John at Library Clips weighs in on 15 Objections to Using Social Learning:
What if someone posts inaccurate information (unlike email it’s visible to a lot of people), and someone acts on it?
I actually mentioned this in a previous post as the garderns job, to go back to old posts and re-edit them or use comments to correct situations. But this is self-organised as well, the ecosystem may correct itself to an extent, people are quick to catch people out and correct things. The blogosphere is self-regulating in this way, you say something that is bad practice, and you are knocked down…in the enterprise I would hope that you don’t lose your credibillty (once bitten twice shy).
Actually, these occurrences are lessons learned we all witness in the open blogs, so we all learn from it as it happens, we experience it together…it sticks in our minds.
I almost like the idea that the openess and informalness of blogs can reveal bad practice. If you want to stamp out bad practices start some internal blogs, people’s inaccuracies will come to light, we can all evolve and correct behaviour. It’s like the wound healing itself.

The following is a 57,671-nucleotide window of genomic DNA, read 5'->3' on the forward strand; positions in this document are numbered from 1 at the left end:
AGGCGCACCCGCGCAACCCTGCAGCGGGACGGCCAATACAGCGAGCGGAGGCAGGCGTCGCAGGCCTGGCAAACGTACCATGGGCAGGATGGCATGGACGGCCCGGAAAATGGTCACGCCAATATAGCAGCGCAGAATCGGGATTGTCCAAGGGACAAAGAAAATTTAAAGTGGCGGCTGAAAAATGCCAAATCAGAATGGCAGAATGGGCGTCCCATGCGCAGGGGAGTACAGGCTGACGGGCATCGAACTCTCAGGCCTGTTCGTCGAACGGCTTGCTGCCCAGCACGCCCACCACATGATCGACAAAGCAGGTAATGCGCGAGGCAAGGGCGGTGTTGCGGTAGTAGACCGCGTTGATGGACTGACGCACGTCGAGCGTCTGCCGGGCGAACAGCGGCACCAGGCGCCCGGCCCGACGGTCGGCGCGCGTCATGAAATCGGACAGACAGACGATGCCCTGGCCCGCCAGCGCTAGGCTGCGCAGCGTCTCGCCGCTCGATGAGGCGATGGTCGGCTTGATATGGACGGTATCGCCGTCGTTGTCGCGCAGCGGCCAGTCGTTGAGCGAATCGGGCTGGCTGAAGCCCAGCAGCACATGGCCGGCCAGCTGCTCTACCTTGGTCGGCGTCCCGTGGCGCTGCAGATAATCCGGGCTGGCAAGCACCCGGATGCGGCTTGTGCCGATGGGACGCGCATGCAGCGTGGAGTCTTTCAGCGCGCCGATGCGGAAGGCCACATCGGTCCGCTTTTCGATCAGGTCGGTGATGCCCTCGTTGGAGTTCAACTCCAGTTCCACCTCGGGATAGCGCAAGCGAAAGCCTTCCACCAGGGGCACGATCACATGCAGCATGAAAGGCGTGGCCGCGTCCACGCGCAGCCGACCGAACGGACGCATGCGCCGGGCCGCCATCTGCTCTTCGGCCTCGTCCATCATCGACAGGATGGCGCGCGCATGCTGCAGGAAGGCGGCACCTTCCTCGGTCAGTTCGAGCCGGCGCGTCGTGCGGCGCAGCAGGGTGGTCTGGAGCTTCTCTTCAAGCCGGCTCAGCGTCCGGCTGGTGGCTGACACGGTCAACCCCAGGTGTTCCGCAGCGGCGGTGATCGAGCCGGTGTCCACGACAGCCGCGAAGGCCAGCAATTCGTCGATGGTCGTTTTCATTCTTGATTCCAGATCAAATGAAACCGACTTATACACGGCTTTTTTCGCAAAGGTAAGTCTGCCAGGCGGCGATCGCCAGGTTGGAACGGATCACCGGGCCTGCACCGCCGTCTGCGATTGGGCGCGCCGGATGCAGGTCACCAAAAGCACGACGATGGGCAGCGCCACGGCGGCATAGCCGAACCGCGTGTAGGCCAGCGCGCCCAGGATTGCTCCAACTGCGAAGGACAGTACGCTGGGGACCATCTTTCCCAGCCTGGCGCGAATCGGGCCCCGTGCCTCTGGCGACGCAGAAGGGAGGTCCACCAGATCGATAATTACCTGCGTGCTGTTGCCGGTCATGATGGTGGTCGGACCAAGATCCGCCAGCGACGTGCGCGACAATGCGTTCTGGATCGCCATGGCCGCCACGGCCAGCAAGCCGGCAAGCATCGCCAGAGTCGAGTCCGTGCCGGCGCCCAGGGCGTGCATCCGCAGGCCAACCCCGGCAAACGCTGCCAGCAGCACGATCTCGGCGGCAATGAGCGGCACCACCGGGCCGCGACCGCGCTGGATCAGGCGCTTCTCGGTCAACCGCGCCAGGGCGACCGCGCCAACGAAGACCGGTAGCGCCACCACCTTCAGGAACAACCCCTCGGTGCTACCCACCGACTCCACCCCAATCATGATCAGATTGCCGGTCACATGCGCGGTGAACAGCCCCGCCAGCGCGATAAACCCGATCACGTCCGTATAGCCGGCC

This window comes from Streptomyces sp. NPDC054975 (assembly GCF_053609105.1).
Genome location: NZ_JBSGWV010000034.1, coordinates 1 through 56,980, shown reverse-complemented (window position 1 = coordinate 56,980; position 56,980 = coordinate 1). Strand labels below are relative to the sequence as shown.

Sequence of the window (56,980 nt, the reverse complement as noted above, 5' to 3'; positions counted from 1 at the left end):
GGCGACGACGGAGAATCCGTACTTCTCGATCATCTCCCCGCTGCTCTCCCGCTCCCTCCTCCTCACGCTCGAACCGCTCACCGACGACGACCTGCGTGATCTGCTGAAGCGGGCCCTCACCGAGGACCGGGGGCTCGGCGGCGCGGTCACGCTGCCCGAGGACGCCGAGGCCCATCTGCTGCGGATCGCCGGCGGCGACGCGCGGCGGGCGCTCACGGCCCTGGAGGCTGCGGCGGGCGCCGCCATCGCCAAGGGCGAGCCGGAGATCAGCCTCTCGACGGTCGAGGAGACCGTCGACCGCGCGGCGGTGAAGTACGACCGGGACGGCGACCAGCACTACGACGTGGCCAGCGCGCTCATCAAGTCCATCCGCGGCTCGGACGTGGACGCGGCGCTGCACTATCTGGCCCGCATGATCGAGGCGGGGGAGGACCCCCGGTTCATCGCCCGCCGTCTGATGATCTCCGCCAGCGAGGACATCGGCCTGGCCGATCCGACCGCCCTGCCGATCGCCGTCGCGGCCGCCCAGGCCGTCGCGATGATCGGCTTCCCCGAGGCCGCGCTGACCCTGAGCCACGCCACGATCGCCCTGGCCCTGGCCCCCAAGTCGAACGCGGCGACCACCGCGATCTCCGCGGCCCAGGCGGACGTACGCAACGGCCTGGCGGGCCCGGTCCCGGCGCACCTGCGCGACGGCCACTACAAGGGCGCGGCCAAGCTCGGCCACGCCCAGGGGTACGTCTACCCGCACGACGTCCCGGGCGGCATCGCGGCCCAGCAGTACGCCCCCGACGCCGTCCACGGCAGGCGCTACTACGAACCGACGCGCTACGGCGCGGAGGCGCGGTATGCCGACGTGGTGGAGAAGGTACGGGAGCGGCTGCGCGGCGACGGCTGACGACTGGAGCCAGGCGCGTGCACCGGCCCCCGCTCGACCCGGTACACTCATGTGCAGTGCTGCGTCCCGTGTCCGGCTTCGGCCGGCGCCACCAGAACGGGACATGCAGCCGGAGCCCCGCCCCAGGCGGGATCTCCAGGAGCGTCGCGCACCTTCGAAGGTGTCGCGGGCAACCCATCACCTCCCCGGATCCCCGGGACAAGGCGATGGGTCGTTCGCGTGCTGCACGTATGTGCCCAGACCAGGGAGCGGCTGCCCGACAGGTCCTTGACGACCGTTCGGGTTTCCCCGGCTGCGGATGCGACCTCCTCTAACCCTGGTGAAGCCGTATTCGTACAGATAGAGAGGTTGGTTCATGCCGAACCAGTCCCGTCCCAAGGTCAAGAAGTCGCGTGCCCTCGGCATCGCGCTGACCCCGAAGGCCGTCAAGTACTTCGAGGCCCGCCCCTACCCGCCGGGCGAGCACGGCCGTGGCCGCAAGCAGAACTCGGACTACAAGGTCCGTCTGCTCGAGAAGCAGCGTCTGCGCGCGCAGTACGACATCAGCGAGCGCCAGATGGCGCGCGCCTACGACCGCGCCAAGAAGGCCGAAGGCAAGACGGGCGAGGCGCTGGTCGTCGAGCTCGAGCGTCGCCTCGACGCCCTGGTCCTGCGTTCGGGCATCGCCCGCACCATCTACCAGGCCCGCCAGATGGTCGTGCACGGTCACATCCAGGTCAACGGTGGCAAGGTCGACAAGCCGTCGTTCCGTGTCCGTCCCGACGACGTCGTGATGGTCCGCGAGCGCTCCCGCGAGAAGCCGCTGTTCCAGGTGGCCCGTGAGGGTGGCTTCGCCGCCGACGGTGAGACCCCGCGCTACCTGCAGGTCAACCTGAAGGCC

Kevin shares a story where a manager didn’t like the idea of non-authoritative people posting for all to see for fear of inaccuracy and the consequences that may follow.
“Leaving the meeting she walked by some cubes where she overheard one person describing an HR policy to the other person that was completely incorrect. And the second person took it as gospel.”
She suddenly realized, 1) How many times does this happen and I don’t know about it? 2) If they asked this question using the tools we were talking about, more people would be able to respond and the right answer would surface
What a great story!